Netflix: Reed Hastings is Selling Stock Again

NEW YORK (TheStreet) -- Of course, this is how technology executives get paid. By exercising stock options. And, as his 10-year employee options begin to vest monthly, Netflix (NFLX) CEO Reed Hastings is back to unloading millions of dollars' worth of NFLX stock.

This does not come as a surprise. Netflix told us it was coming in its January 23, 2013 letter to shareholders:
Starting in July, Reed has some 10-year employee options expiring every month, and he plans to sell upon forced-exercise. He has no other sales planned.

Some. I love it.

Try 15,238 shares underlying options for the June 24 transaction. I guess words such as "some" are merely relative terms to guys like Reed Hastings.

While Hastings took a one-year hiatus from selling stock, other executives did not.

Dig Theodore "Hollywood" Sarandos. Netflix's content golden boy has been raking it in, exercising options at a pace vaguely reminiscent, but not even in the same ballpark as Hastings' epic multi-year run that ended, temporarily, in May 2012.

You can review a complete history of NFLX insider sales at the SEC's Website.

But this is nothing new. This whole story. We saw it happen, following an eerily similar pattern, in 2011.

You know, when investors and irresponsible Wall Street analysts ignored all that was wrong with Netflix, running the stock past $300 on the basis of nothing but Reed Hastings' charm and spin.

And now, in 2013, some of the same people make the same reckless mistakes again, ignoring critically important issues such as Netflix's refusal to report subscriber churn data, Netflix's refusal to report the number of people who actually watch its (apparently) highly-anticipated original series, $5 billion -- at a minimum -- in off-balance sheet debt, share dilution to help service that debt and the loss of wildly popular Kids TV programming in favor of window dressing.

Like the latest: A Tuesday press release announcing a deal that brings Mako Mermaids to Netflix, "exclusively," in July.

Mako Mermaids.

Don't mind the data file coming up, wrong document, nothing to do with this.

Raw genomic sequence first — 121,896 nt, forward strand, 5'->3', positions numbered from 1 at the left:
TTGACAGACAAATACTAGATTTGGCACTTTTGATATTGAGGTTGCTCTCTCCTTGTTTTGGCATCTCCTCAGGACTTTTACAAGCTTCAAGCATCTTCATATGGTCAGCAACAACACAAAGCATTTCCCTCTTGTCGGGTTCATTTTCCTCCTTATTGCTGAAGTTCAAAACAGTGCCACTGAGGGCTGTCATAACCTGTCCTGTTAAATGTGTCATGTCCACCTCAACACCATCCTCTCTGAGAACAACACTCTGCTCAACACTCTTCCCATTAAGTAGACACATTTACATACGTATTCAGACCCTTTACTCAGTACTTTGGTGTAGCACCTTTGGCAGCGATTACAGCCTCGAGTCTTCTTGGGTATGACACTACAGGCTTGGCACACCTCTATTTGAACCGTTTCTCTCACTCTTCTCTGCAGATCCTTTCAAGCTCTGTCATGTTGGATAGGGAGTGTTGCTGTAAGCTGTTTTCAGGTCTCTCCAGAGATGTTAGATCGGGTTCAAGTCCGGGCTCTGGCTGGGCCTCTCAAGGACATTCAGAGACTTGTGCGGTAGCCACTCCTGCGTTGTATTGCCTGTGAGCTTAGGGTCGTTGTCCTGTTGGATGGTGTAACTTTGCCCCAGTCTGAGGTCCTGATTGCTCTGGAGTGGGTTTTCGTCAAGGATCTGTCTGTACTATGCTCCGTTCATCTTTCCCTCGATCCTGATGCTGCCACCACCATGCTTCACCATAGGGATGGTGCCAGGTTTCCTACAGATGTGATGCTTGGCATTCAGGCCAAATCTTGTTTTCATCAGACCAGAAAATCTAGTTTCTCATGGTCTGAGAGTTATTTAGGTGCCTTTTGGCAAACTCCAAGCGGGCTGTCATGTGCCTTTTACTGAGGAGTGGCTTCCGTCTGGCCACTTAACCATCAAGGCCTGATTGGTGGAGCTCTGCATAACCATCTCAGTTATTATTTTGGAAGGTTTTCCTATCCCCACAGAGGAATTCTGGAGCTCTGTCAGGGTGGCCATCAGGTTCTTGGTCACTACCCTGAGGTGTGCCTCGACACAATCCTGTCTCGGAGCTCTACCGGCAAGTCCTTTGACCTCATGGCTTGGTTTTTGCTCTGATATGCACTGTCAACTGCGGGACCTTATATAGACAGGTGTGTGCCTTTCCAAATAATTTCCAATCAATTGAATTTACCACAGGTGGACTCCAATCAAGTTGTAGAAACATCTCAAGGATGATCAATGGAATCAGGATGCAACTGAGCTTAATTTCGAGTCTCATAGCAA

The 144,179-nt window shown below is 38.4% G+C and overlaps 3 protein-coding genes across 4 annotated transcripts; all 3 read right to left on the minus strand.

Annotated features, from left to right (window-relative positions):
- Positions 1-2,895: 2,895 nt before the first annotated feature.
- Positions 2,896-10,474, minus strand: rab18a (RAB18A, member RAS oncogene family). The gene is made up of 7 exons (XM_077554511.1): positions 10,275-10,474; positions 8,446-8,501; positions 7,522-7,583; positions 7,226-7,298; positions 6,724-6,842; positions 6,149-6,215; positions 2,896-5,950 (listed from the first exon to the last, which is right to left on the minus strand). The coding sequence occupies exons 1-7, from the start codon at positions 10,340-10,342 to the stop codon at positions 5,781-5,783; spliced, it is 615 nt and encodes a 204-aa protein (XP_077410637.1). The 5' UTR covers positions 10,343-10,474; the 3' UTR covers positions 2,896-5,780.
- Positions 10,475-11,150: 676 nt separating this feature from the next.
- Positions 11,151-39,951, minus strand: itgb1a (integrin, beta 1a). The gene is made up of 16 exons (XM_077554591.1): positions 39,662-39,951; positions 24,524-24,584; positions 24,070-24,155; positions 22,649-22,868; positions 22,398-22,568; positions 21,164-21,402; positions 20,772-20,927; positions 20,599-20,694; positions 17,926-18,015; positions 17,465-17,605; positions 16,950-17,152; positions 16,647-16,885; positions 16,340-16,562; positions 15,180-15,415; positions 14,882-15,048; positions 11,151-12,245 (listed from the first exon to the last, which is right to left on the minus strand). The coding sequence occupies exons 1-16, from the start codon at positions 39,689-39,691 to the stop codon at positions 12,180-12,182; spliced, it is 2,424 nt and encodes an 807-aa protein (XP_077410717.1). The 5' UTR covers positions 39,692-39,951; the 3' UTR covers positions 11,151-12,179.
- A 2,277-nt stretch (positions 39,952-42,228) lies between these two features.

This is the type of content Netflix claims will catapult it into competition with Time Warner's ( TWX) HBO?

Did you catch the latest episode of Real Sports Tuesday night? Have you seen the viewing numbers on original series such as Game of Thrones, True Blood and Girls?

Do you really think an average of 13.3 million subscribers watched House of Cards, Hemlock Grove or Arrested Development as they did the most recent season of GOT? Or the 11.7 million per episode who watched True Blood in 2012. Or even the 5 million per who watched Girls this year.

These data, by the way, come directly from HBO (though you can find the numbers in various industry publications). They represent average gross viewers per episode, include all forms of viewing (linear, on-demand, HBO GO) and are updated as of May 22, 2013.

This stuff matters -- quality of programming, viewership, how much it costs to produce and market -- but a vast majority of Wall Street ignores it. They're bound to repeat the same disaster they helped fuel in 2011. By ignoring issues like the one analyst Richard Tullo of Albert Fried put to me via email:
NFLX's most impressive asset is the ability to craft a press conference that is inaccurate but indeed factually correct. How else can they generate a billion in market cap from a Dreamworks Animation (DWA) presser that actually adds $3 per share to costs and likely does not include 300 hours of new content annually (we think it's more like an average of 60 hours per year) with the bulk of the deal reruns by 2016?

Where will Andy Hargreaves of Pacific Crest run when his prediction of 50 to 70 million subscribers for Netflix doesn't come true? (He made this call on CNBC Tuesday). Even if NFLX hits that number, Hargreaves falls for the same trick Hastings used in 2011 -- a focus on raw subscriber numbers to distract from the real issues. Hargreaves might want to consider doing his job first, becoming a television star second.

Where will Hargreaves disappear to? Maybe the same place other NFLX pumpers go when things implode. Wherever one-time Goldman Sachs analyst Ingrid Chung went after her embarrassing 2011.

-- Written by Rocco Pendola in Santa Monica, Calif.

Rocco Pendola is TheStreet's Director of Social Media. Pendola's daily contributions to TheStreet frequently appear on CNBC and at various top online properties, such as Forbes.

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